' Buckle up: ABQ firm hops aboard world's first commercial flying car'

Can’t read article, pop-up prevents it.
CSA
:palm_tree: :sunglasses: :palm_tree:

Subscription pop-up ruins it for me too.

I also get the pop up.

I read my own stuff, too. I’m really not looking for links to articles that may or may not be something I get anything from. Then when they are difficult to access, I’m out.

Since this is posted to General Discussion, I would like some more effort on the part of the posting person to give a synopsis of a story and ask questions or give an opinion, in order to make a discussion (That’s what I do when I read something I think would make for an interesting discussion), but hey, that’s just my humble opinion.

Perhaps if Car Talk Community had a category called “Bulletin Board” folks could dump, I mean post, some random articles there for all interested parties.

I just wasted more time on this. I’ll show myself out now, thanks.
CSA
:palm_tree: :sunglasses: :palm_tree:

This link should work better, New Mexico company helps develop

Kevin Robinson-Avila, Albuquerque Journal, N.M.

Fri, April 9, 2021, 8:01 PM·2 min read

Apr. 9—ALBUQUERQUE, N.M. — When the world’s first commercial flying car takes to the skies, some homegrown New Mexico gadgetry will help safely guide vehicle pilots from liftoff to landing.

Albuquerque-based Aspen Avionics announced in late March that Dutch company “Personal Air and Land Vehicle,” or PAL-V, has chosen Aspen’s Evolution Flight Display System as the digital cockpit of choice for PAL-V’s “Liberty” car and gyroplane.

PAL-V has been developing the Liberty for some 20 years. It’s a three-wheel car — already certified to ride on European roads — that converts to a gyroplane by folding out its rotors and propellers, which are attached to the roof and back of the car. The company has been flight testing the vehicle since 2012, and expects to achieve flight certification in the next year or two, possibly rolling out the first models for sale sometime in 2022.

Aspen Avionics, a homegrown company that launched in Albuquerque in 2004, builds digital avionics for small commercial and general aviation aircraft. It developed some of the industry’s first digital flight displays as drop-in replacements for aging mechanical gauges and controls. Its GPS-backed digital cockpits offer a full suite of real-time data on things like altitude, air speed and weather, plus navigational data to increase a pilot’s situational and terrain awareness with photo-quality moving maps and traffic displays.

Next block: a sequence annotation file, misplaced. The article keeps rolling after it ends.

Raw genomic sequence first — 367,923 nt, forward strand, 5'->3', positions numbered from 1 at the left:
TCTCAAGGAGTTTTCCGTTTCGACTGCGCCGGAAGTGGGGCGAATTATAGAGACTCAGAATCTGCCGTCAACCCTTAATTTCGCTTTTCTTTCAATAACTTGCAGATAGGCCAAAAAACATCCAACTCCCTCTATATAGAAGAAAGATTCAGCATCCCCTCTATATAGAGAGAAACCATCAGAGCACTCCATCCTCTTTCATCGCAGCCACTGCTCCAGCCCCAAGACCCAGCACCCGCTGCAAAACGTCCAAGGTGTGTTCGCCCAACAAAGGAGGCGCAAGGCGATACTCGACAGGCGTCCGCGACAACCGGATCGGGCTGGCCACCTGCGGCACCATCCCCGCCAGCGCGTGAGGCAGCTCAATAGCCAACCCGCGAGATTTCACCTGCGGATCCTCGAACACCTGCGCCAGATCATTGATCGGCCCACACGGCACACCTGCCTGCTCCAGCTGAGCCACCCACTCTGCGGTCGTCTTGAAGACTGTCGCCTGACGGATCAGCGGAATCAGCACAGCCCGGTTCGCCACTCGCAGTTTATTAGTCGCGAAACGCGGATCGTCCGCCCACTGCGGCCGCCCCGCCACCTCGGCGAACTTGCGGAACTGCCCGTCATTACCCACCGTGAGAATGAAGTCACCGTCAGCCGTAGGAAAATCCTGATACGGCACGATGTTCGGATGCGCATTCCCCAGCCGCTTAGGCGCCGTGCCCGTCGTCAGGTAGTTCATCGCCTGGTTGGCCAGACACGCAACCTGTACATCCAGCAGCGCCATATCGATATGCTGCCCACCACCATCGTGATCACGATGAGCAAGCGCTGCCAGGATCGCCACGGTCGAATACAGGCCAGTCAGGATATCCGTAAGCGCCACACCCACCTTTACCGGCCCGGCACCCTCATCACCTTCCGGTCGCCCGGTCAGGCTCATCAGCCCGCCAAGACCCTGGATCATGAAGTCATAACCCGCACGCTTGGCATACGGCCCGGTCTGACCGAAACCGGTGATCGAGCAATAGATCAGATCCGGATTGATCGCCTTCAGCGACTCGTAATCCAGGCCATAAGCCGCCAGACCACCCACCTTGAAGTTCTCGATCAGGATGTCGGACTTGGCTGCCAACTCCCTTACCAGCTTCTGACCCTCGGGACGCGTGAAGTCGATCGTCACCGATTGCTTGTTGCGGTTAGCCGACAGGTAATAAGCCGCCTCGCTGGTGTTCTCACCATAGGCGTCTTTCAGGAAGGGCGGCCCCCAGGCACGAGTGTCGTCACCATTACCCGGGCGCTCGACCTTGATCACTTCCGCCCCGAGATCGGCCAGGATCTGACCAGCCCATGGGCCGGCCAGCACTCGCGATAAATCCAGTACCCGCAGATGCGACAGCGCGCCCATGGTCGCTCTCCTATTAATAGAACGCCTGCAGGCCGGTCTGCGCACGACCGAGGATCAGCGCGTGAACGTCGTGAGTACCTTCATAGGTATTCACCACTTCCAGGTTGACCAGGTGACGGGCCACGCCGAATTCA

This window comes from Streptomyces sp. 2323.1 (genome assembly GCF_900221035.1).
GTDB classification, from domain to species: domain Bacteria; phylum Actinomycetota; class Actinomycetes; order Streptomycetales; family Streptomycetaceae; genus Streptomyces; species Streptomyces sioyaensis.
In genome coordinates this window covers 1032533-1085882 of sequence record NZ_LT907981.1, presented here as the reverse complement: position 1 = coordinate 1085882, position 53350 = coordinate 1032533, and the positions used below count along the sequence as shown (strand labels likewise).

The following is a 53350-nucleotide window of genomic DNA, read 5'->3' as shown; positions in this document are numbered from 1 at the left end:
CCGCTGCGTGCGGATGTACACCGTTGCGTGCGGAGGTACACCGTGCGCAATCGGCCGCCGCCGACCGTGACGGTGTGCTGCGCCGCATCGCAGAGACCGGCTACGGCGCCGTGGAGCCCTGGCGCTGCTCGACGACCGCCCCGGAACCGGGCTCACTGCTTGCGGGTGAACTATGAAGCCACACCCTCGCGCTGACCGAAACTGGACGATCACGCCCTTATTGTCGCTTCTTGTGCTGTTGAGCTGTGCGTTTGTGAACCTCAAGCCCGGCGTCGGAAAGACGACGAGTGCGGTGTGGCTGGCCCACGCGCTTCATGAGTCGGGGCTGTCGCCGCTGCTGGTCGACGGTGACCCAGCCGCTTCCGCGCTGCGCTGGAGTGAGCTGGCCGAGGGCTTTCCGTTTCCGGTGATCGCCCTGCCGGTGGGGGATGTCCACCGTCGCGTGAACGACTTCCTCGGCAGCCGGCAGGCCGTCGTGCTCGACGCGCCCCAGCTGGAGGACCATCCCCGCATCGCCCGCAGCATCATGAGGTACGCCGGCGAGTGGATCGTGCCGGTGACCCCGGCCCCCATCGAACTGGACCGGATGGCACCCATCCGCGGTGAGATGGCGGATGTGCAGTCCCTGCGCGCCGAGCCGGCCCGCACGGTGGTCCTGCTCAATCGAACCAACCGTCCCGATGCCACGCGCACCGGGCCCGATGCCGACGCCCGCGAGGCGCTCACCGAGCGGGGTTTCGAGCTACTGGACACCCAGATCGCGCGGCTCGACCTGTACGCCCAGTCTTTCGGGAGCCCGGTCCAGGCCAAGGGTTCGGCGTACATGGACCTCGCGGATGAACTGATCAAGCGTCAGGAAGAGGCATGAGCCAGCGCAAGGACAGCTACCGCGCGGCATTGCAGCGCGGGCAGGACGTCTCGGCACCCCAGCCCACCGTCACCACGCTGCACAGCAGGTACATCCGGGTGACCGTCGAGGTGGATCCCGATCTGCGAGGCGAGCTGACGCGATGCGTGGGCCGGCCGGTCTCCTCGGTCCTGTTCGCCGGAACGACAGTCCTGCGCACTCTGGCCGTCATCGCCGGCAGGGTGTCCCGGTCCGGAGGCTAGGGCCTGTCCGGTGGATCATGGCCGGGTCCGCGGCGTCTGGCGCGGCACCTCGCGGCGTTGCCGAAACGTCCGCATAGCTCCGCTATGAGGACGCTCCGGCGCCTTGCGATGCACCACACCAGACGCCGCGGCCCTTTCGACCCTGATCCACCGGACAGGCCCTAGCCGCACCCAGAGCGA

“We designed the Evolution product display over 15 years ago,” said Aspen International Regional Sales Manager Cory Relling in a statement. “… With over 20,000 displays installed worldwide, we never imagined that an Aspen primary flight display would be among those installations in the first commercial flying car.”

PAL-V now plans to include Aspen’s flight display as its digital cockpit standard for all their vehicles, said Aspen president and CEO John Uczekaj.

“We’re very excited and honored to be part of this historic progression in the aviation industry,” Uczekaj told the Journal. “It’s cool and exciting technology.”

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The Wikipedia entry says that the Sport (base) model sells for about €300,000 and the Pioneer model sells for around €500,000. Let me know when yours arrives.

That is not really a flying car, it is an aircraft with folding wings you can drive home from the airport. It has all the expenses of an aircraft and necessary pilots training and licensing but costs mor and does not perform as well as comparable airplanes because of the compromises necessary to make it drive-able.

If I was an insurance company I would tell you to find insurance someplace else.

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I would think you would have to have two insurance policy’s one for the car part and one for the aircraft part.

Hmmm… don’t know why I don’t: I have no subscription. You can right-click on the link, save the article, read the local copy.

An accident looking for a place to happen.
CSA
:palm_tree: :sunglasses: :palm_tree:

3, another Life Insurance Policy, too.
CSA
:palm_tree: :sunglasses: :palm_tree:

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I, for one, am not going to click links to read articles that I possibly/probably won’t be interested in.

Sorry, but I feel a person starting a “Discussion” should read it, post a synopsis, and kick off the discussion with an opinion or point of view. Otherwise, it ain’t a discussion, just a link.

I could throw 20 links up there right now, but… (please see text above). :smirk:
CSA
:palm_tree: :sunglasses: :palm_tree:

I’ll just comment on the headline: it’s not the ‘world’s first commercial flying car’ if it’s not in production. As far as I can tell, only one has been built.

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The performance specs are messed up. Max speed 100mph, which must be car-mode speed because airspeed hasn’t been expressed in mph in decades. But the fuel burn is listed as gallons/hour which would be a stupid way to measure it in car-mode.

Also regarding car-mode, my God the blind spots from the folded wings. I hope that thing has side-facing cameras.

Another oddity - it’s a gyrocopter, the overhead blade isn’t powered, the rear facing prop pushes the vehicle, the airflow make the overhead blade supply lift. Gyrocopters were a ‘thing’ 50 years ago, don’t see them very often now.

Gallons/HR is also the way it’s displayed on a boat. Probably don’t want to compute MPG even for our 225hp Honda.

Ah, I mis-took the thumbnail photo for that Terrafugia thing. Disregard my comments about the mileage. :wink:

I’m definitely not sure I like the idea of a flying car/gyrocopter.